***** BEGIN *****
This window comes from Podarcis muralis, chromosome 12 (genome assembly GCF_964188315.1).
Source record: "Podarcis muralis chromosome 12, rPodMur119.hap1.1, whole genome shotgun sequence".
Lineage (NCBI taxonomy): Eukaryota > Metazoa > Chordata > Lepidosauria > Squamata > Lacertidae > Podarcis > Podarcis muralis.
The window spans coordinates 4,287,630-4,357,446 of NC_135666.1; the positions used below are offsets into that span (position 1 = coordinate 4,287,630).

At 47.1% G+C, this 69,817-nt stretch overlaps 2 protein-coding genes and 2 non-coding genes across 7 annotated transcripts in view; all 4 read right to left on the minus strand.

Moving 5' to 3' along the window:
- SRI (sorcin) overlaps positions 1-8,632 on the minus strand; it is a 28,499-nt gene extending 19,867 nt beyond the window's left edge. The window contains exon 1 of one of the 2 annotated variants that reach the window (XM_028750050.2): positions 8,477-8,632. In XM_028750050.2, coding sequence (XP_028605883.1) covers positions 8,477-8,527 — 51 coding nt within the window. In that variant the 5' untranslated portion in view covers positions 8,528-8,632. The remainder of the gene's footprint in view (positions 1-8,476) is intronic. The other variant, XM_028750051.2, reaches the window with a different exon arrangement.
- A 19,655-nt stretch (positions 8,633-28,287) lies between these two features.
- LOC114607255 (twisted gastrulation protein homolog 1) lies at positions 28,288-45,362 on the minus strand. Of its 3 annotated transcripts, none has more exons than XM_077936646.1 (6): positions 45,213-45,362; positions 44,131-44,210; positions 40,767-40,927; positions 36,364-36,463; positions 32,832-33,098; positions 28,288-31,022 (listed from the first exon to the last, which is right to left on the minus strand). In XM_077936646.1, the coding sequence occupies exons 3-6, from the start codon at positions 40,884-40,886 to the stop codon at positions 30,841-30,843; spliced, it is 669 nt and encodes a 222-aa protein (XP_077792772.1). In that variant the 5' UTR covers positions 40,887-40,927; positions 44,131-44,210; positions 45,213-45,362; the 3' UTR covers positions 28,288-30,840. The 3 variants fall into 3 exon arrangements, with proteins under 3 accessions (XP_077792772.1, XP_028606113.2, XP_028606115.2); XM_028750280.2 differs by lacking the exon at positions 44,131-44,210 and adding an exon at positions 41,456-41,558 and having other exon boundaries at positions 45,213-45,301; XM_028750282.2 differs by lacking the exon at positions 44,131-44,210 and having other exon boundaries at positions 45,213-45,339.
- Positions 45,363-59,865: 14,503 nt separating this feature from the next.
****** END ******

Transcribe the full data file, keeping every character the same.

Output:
This window comes from Podarcis muralis, chromosome 12 (genome assembly GCF_964188315.1).
Source record: "Podarcis muralis chromosome 12, rPodMur119.hap1.1, whole genome shotgun sequence".
Lineage (NCBI taxonomy): Eukaryota > Metazoa > Chordata > Lepidosauria > Squamata > Lacertidae > Podarcis > Podarcis muralis.
The window spans coordinates 4,287,630-4,357,446 of NC_135666.1; the positions used below are offsets into that span (position 1 = coordinate 4,287,630).

At 47.1% G+C, this 69,817-nt stretch overlaps 2 protein-coding genes and 2 non-coding genes across 7 annotated transcripts in view; all 4 read right to left on the minus strand.

Moving 5' to 3' along the window:
- SRI (sorcin) overlaps positions 1-8,632 on the minus strand; it is a 28,499-nt gene extending 19,867 nt beyond the window's left edge. The window contains exon 1 of one of the 2 annotated variants that reach the window (XM_028750050.2): positions 8,477-8,632. In XM_028750050.2, coding sequence (XP_028605883.1) covers positions 8,477-8,527 — 51 coding nt within the window. In that variant the 5' untranslated portion in view covers positions 8,528-8,632. The remainder of the gene's footprint in view (positions 1-8,476) is intronic. The other variant, XM_028750051.2, reaches the window with a different exon arrangement.
- A 19,655-nt stretch (positions 8,633-28,287) lies between these two features.
- LOC114607255 (twisted gastrulation protein homolog 1) lies at positions 28,288-45,362 on the minus strand. Of its 3 annotated transcripts, none has more exons than XM_077936646.1 (6): positions 45,213-45,362; positions 44,131-44,210; positions 40,767-40,927; positions 36,364-36,463; positions 32,832-33,098; positions 28,288-31,022 (listed from the first exon to the last, which is right to left on the minus strand). In XM_077936646.1, the coding sequence occupies exons 3-6, from the start codon at positions 40,884-40,886 to the stop codon at positions 30,841-30,843; spliced, it is 669 nt and encodes a 222-aa protein (XP_077792772.1). In that variant the 5' UTR covers positions 40,887-40,927; positions 44,131-44,210; positions 45,213-45,362; the 3' UTR covers positions 28,288-30,840. The 3 variants fall into 3 exon arrangements, with proteins under 3 accessions (XP_077792772.1, XP_028606113.2, XP_028606115.2); XM_028750280.2 differs by lacking the exon at positions 44,131-44,210 and adding an exon at positions 41,456-41,558 and having other exon boundaries at positions 45,213-45,301; XM_028750282.2 differs by lacking the exon at positions 44,131-44,210 and having other exon boundaries at positions 45,213-45,339.
- Positions 45,363-59,865: 14,503 nt separating this feature from the next.